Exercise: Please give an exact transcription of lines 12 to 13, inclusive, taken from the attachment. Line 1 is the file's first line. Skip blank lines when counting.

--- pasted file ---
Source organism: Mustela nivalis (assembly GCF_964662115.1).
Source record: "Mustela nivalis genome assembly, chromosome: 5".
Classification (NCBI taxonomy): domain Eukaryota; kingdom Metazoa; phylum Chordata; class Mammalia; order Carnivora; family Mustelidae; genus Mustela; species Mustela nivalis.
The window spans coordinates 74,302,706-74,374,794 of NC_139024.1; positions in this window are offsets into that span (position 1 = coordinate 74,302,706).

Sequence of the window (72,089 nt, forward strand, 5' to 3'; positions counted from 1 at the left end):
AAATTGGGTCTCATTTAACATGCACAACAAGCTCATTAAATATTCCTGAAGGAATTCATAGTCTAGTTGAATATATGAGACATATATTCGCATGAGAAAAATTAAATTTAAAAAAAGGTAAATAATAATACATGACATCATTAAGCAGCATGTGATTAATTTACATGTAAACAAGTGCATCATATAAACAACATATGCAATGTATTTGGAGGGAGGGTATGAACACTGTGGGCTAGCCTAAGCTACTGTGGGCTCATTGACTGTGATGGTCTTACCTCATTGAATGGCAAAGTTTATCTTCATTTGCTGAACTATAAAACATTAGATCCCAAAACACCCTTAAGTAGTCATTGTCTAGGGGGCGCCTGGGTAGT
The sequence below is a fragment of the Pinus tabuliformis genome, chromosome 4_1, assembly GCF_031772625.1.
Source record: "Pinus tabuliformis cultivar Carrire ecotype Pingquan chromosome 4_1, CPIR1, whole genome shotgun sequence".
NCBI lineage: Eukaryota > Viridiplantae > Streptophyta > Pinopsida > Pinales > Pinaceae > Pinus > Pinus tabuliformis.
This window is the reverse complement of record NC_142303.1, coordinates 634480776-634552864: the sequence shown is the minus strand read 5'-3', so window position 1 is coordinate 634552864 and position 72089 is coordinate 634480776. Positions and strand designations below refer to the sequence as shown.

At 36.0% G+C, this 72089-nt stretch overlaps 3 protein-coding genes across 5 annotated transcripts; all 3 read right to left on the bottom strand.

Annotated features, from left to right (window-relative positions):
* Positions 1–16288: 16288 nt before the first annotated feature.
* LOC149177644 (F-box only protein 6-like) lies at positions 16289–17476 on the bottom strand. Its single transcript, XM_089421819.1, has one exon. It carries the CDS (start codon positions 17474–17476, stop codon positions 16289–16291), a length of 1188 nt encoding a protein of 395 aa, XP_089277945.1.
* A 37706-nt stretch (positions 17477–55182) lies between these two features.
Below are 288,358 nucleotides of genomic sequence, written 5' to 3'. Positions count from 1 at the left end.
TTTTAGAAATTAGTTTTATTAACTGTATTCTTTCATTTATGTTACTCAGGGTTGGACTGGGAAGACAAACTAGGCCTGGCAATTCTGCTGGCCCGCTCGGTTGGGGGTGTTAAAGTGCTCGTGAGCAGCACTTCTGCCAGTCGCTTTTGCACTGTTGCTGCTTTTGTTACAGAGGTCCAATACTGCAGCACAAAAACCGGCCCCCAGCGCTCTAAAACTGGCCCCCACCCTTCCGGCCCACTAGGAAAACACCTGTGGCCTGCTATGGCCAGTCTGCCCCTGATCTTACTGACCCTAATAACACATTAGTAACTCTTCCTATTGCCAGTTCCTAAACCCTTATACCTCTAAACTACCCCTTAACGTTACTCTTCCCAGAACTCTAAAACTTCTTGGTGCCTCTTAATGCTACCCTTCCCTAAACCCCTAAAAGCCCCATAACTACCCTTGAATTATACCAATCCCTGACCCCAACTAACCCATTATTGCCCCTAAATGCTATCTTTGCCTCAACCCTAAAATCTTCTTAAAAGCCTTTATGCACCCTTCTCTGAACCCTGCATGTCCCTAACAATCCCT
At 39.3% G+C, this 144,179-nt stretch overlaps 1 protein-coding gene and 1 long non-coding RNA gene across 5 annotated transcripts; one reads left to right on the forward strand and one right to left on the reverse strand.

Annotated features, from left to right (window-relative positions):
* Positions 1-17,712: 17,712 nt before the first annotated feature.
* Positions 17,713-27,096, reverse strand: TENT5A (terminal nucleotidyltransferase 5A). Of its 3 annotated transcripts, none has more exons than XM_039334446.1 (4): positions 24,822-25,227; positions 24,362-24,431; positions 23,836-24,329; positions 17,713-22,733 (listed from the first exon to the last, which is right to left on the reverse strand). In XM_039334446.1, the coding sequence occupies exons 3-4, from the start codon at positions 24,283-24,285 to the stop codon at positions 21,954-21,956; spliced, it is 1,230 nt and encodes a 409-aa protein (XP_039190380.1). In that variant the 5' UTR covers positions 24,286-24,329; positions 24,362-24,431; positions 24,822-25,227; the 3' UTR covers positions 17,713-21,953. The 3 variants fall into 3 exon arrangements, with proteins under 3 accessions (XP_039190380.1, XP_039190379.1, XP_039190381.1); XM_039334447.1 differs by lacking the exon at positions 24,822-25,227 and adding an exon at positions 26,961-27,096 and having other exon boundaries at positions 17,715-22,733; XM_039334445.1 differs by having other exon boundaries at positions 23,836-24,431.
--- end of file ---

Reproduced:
Annotated features, from left to right (window-relative positions):
* Positions 1–16288: 16288 nt before the first annotated feature.